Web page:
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Maximise produce life



Did you know there are specific ways to store your produce to keep it fresh? Here are some tips to make your grocery runs last and not waste food or money. Storing produce correctly is sustainable and eco-friendly. Make sure to use reusable produce bags. The plastic ones that come at the store are not ideal for storing produce in, they often retain too much moisture, making the item wilt. Keep in mind that anything whole will last longer than anything cut. I don't usually pre-cut my vegetables and if I do, it is only for the next day or to. Pre-cut fruit and vegetables have no nutritional value likewise frozen goods, but please do your own research on this.


Peppers: store in a produce in the fridge.


Mushrooms: store in a paper bag in the fridge.


Cucumbers: wrap in a moist towel and refrigerate.


Basil: trim the ends, keep upright in an inch or so of water, store on the counter.


Watermelon, mangoes, pineapple: store in a cool, dark place like the pantry.


Broccoli, celery: place upright in a jar with an inch or so of water in the fridge.


Carrots, parsnips, turnips, beets, and radishes: store in a produce bag in the fridge.


Berries: make sure they are as dry as possible and store them in a container on top of a paper towel.


Cauliflower, cabbage, eggplant: store loose in the crisper. Veggies like this like high humidity areas.


Bananas: store on the counter away from window or heat. Wrap the stem bunch to lower the amount of oxygen.


Parsley, cilantro, scallions: trim the bottoms and place them upright in a glass or jar with about an inch of water on the bottom in the fridge. please remember to keep coriander roots that can be brewed into a tea for when someone has a fever.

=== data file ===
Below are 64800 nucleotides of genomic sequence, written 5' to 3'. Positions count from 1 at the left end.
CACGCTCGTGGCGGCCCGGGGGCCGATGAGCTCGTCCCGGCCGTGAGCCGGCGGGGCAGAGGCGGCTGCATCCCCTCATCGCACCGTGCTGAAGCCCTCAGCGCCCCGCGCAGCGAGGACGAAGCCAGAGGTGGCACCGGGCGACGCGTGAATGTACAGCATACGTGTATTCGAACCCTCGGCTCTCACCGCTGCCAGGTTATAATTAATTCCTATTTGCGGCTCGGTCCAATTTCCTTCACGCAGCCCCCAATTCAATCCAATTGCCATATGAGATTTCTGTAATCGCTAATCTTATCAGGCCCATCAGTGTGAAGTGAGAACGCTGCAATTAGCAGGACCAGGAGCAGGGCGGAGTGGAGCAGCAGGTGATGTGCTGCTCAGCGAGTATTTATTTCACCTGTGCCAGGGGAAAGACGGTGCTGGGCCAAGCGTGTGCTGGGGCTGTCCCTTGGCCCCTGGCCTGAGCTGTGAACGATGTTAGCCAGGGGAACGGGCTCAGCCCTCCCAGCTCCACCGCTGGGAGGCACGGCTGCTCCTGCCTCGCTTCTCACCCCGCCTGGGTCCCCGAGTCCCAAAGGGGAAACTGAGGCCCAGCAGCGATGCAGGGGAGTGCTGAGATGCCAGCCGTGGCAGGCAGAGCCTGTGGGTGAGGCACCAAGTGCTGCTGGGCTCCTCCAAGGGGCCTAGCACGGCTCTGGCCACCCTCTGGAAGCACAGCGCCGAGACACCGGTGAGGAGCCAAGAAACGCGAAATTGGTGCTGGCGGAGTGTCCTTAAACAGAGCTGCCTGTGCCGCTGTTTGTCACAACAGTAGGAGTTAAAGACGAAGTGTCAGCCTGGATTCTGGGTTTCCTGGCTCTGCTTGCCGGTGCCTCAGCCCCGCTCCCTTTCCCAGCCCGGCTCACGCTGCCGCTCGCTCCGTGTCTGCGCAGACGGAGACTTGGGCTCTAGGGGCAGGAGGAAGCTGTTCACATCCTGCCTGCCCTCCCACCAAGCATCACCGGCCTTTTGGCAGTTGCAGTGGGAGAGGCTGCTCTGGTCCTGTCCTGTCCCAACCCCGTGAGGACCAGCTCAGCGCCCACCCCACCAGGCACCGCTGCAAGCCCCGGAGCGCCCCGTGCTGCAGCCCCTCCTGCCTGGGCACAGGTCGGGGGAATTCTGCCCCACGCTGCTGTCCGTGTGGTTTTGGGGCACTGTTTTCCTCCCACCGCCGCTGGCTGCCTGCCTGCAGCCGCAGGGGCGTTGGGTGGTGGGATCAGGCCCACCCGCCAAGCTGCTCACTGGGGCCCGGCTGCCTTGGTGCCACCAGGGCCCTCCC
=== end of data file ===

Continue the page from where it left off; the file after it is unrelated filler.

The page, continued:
Asparagus: trim the bottom and store the stalks upright in a bowl or glass of cold water, covering the top with a bag or damp paper towel and a rubber band around the container.


Root vegetables: cool, dark, dry, well ventilated spot outside the fridge like a cupboard or root cellar. This counts for garlic, onions, shallots, sweet potatoes, yams, pumpkins, rutabaga. Keep onions and potatoes separate because the moisture from the onion causes the potatoes to sprout.


Tomatoes, avocado, citrus, kiwis, apples: store them at room temperature away from direct sunlight. This will help them ripen evenly. Once they are ripe they can be placed in the fridge but keep them separate from unripe produce.


Leafy greens: rinse, wrap loosely in a tea towel and place in the crisper or in a perforated container (like a colander). You don't want the lettuce to be packed densely, there should be some circulation. This is great for things like lettuce greens, bok choy, Swiss chard, kale and spinach.


Tip: keep your fruits and vegetables separate.

Top tip: get your hands on some tumbled polished shungite stones and stick it in the fridge which also lengthens the life of your produce plus it will assist with the fivegees.

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